zero, so you will still get pdf(weibull, 0)
== 0
).
(Exponential and gamma distributions have similarly discontinuous functions).
Mathematically, the functions may make sense with an (+ or -) infinite
value, but except for a few special cases (in the Normal and Cauchy distributions)
this implementation limits random variates to finite values from the max
to min
for the RealType
. (See
Handling
of Floating-Point Infinity for rationale).
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Discrete Probability Distributions
Note that the discrete
distributions, including the binomial, negative binomial, Poisson
& Bernoulli, are all mathematically defined as discrete functions:
that is to say the functions However, because the method of calculation often uses continuous functions it is convenient to treat them as if they were continuous functions, and permit non-integral values of their parameters.
Users wanting to enforce a strict mathematical model may use The quantile functions for these distributions are hard to specify in a manner that will satisfy everyone all of the time. The default behaviour is to return an integer result, that has been rounded outwards: that is to say, lower quantiles - where the probablity is less than 0.5 are rounded down, while upper quantiles - where the probability is greater than 0.5 - are rounded up. This behaviour ensures that if an X% quantile is requested, then at least the requested coverage will be present in the central region, and no more than the requested coverage will be present in the tails. This behaviour can be changed so that the quantile functions are rounded differently, or return a real-valued result using Policies. It is strongly recommended that you read the tutorial Understanding Quantiles of Discrete Distributions before using the quantile function on a discrete distribtion. The reference docs describe how to change the rounding policy for these distributions. For similar reasons continuous distributions with parameters like "degrees of freedom" that might appear to be integral, are treated as real values (and are promoted from integer to floating-point if necessary). In this case however, there are a small number of situations where non-integral degrees of freedom do have a genuine meaning. |
Often you don't want the value of the CDF, but its complement, which is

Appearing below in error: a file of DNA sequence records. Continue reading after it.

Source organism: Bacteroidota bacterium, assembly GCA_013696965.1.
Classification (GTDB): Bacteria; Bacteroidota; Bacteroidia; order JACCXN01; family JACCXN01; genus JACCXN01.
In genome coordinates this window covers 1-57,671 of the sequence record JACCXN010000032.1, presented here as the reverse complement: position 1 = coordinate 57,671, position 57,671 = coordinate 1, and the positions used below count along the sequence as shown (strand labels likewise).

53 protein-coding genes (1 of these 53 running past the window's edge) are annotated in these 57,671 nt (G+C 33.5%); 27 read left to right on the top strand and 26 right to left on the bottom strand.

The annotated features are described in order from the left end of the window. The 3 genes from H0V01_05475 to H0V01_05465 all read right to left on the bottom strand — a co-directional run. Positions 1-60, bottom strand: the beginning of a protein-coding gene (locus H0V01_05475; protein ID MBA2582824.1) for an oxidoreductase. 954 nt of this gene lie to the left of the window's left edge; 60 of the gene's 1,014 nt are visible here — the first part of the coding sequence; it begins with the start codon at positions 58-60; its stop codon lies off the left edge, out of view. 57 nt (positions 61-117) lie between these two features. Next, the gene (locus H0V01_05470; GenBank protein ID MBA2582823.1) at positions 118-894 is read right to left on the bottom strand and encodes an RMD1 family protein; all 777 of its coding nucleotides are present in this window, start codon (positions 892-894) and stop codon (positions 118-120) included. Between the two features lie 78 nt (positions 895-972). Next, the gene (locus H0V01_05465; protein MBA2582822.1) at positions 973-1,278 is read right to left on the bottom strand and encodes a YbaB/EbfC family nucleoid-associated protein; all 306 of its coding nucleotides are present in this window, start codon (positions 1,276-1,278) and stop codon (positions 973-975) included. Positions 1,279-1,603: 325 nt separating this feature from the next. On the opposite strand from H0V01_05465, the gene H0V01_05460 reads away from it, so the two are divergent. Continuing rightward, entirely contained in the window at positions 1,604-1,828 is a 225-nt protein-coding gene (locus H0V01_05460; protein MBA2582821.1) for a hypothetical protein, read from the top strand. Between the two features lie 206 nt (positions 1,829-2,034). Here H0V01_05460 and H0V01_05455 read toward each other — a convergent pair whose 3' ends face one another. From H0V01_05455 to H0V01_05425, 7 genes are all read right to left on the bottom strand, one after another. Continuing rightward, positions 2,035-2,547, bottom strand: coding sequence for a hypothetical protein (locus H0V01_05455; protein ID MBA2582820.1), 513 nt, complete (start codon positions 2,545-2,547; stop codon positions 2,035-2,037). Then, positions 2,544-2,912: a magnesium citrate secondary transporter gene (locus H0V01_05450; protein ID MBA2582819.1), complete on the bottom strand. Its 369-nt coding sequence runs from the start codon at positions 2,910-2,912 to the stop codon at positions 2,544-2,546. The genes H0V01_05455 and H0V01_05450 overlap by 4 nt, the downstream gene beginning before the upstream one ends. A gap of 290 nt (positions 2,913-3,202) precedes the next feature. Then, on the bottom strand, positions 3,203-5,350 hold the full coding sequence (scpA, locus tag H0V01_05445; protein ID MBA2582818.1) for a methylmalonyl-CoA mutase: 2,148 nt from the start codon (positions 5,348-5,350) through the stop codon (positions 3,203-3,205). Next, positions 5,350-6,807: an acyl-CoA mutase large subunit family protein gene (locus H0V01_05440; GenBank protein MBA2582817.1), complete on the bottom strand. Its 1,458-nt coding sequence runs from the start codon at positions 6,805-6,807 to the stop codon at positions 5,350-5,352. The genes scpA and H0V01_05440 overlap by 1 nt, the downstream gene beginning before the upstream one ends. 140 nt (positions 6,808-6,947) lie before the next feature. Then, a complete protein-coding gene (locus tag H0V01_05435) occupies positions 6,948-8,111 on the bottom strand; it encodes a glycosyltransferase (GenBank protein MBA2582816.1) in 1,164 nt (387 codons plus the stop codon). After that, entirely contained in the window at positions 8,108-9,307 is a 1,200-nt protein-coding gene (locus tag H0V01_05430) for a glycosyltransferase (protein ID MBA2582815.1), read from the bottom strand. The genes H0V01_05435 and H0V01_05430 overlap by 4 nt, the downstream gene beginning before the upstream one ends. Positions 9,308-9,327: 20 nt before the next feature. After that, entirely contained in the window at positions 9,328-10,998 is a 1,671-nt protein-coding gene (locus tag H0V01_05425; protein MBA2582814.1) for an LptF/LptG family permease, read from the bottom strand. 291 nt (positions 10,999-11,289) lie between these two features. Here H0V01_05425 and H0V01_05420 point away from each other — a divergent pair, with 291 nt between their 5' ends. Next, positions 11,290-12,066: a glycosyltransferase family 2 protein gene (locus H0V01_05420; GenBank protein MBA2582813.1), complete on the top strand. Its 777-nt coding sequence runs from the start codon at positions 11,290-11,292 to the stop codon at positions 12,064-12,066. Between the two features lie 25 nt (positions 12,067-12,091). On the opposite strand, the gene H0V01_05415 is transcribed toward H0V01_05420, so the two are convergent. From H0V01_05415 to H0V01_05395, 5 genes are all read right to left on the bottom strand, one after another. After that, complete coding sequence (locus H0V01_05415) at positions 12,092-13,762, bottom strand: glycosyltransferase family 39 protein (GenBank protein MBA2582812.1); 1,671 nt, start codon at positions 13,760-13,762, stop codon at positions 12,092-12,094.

to say 1-p
rather than p
.
You could calculate the CDF and subtract it from 1
,
but if p
is very close
to 1
then cancellation error
will cause you to lose significant digits. In extreme cases, p
may actually be equal to 1
, even though the true value of the complement
is non-zero.
In this library, whenever you want to receive a complement, just wrap all
the function arguments in a call to complement(...)
, for example:
students_t dist(5); cout << "CDF at t = 1 is " << cdf(dist, 1.0) << endl; cout << "Complement of CDF at t = 1 is " << cdf(complement(dist, 1.0)) << endl;
But wait, now that we have a complement, we have to be able to use it as
well. Any function that accepts a probability as an argument can also accept
a complement by wrapping all of its arguments in a call to complement(...)
,
for example:
students_t dist(5); for(double i = 10; i < 1e10; i *= 10) { // Calculate the quantile for a 1 in i chance: double t = quantile(complement(dist, 1/i)); // Print it out: cout << "Quantile of students-t with 5 degrees of freedom\n" "for a 1 in " << i << " chance is " << t << endl; }
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Critical values are just quantiles Some texts talk about quantiles, others about critical values, the basic rule is: Lower critical values are the same as the quantile. Upper critical values are the same as the quantile from the complement of the probability. For example, suppose we have a Bernoulli process, giving rise to a binomial distribution with success ratio 0.1 and 100 trials in total. The lower critical value for a probability of 0.05 is given by:
and the upper critical value is given by:
which return 4.82 and 14.63 respectively. |
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Why bother with complements anyway?
It's very tempting to dispense with complements, and simply subtract
the probability from 1 when required. However, consider what happens
when the probability is very close to 1: let's say the probability expressed
at float precision is Or to look at this another way: consider that we want the risk of falsely rejecting the null-hypothesis in the Student's t test to be 1 in 1 billion, for a sample size of 10,000. This gives a probability of 1 - 10^{-9}, which is exactly 1 when calculated at float precision. In this case calculating the quantile from the complement neatly solves the problem, so for example:
returns the expected t-statistic
raises an overflow error, since it is the same as:
Which has no finite result. |
Sometimes it's the parameters that define the distribution that you need to find. Suppose, for example, you have conducted a Students-t test for equal means and the result is borderline. Maybe your two samples differ from each other, or maybe they don't; based on the result of the test you can't be sure. A legitimate question to ask then is "How many more measurements would I have to take before I would get an X% probability that the difference is real?" Parameter finders can answer questions like this, and are necessarily different for each distribution. They are implemented as static member functions of the distributions, for example:
students_t::find_degrees_of_freedom( 1.3, // difference from true mean to detect 0.05, // maximum risk of falsely rejecting the null-hypothesis. 0.1, // maximum risk of falsely failing to reject the null-hypothesis. 0.13); // sample standard deviation
Returns the number of degrees of freedom required to obtain a 95% probability that the observed differences in means is not down to chance alone. In the case that a borderline Students-t test result was previously obtained, this can be used to estimate how large the sample size would have to become before the observed difference was considered significant. It assumes, of course, that the sample mean and standard deviation are invariant with sample size.
complement(...)
.
complement(...)
.
Now that you have the basics, the next section looks at some worked examples.